Luck was something I needed badly having undergone failure after failure at work. It seems like a good omen. Already 4000 bucks was gone. Another 1000 and I would get a nice looking customized scroll. I was sure my wife would love it.

“Ok. Do the Happy Family.”

“Which color would you like? We have four colors – red, golden, silver and blue.”

Red seemed the appropriate color for China. But then calligraphy had nothing communist about it. They were more to do with royal times. Golden yellow seemed more appropriate. I had spent 5000 ₹ and 45 minutes of my time already. All I had initially intended was 5 minutes and no expense.

“Here you go. See – your name to the left, your son’s name to the right and your wife as the woman around who both your lives revolves at the center. That one there is the month and the year.”

The master meantime had left the scene. I turned around and my eyes fell on the sketch I had not picked. What was that doing out here? I did not have much longer to find out.

“My master said since you liked his work so much, to give it to you at whatever price you are willing to pay. You name a price and I will discuss my other teacher and give it to you.”

Earlier out of respect for artists, I had not tried bargaining. But these people had turned out to be the bargaining kinds giving out on the spot discounts and offers. I wondered if I should ask her to give it to me for 100 ¥. As per the old offer, I could have got it for 200 ¥. Maybe 150 ¥ would be the right price.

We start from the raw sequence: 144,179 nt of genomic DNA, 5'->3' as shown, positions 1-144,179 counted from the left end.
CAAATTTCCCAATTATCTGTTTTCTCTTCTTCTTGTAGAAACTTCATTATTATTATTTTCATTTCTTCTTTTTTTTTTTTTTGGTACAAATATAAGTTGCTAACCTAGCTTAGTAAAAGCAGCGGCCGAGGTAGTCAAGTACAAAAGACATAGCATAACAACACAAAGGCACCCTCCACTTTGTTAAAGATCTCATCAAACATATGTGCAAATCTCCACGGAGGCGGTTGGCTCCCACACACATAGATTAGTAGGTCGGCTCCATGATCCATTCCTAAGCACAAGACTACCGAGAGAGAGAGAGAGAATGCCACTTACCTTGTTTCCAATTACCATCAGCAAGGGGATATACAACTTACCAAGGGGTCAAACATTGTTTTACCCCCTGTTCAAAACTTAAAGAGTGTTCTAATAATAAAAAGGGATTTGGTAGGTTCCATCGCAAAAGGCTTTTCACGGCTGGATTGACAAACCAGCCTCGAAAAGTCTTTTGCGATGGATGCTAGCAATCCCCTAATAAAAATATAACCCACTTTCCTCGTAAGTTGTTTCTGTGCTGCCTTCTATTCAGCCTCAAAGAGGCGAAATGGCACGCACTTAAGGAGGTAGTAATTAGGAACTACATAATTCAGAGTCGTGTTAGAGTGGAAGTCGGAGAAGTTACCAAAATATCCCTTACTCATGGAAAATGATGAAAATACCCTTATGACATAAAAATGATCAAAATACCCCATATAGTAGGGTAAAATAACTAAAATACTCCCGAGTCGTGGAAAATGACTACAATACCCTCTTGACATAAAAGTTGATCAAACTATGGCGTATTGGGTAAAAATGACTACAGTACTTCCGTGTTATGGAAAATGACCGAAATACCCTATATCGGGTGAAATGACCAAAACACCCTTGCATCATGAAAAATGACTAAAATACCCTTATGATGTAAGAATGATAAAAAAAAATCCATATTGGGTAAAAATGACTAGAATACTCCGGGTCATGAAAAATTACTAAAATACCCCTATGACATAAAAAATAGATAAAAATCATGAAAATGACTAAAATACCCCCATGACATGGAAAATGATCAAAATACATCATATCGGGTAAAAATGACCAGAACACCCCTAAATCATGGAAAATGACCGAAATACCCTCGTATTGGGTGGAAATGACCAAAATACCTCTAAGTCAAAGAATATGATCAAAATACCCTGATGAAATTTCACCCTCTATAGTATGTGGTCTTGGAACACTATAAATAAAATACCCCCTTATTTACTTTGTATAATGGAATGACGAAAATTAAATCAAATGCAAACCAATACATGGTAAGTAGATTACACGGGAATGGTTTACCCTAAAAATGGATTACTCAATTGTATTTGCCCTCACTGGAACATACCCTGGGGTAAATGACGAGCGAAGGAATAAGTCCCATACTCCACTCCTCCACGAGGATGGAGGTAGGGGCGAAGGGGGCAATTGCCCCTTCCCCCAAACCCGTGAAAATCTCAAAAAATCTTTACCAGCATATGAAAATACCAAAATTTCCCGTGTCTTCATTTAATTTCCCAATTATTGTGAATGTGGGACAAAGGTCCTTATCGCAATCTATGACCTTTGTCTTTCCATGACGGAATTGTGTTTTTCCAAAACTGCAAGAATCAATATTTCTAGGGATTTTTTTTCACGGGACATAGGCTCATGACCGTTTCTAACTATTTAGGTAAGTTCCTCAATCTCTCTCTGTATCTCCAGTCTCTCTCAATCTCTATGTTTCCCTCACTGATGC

“You tell me what the lowest price you can offer.”

“Pay 160 ¥ and take it.”

“No. I think I won’t take it.”

“I would give it to you for 150 ¥. But 160 is a luckier number. We have sold most of the others in this set. This is one of the last pieces. Take it.”

Resigning myself to my fate, I took out 2 more 100 ¥ notes. But the girl was not done yet. My teacher says she has no change. Why don’t you take one of the paintings of the Great Wall? We will let you have one for 40 ¥. So here I was back to where it all began - The Great Wall.

“No,” I said decisively, resisting the temptation to ask if she would give me one of the season paintings for 40 ¥. “Give back my 100 ¥ Let me give you change.”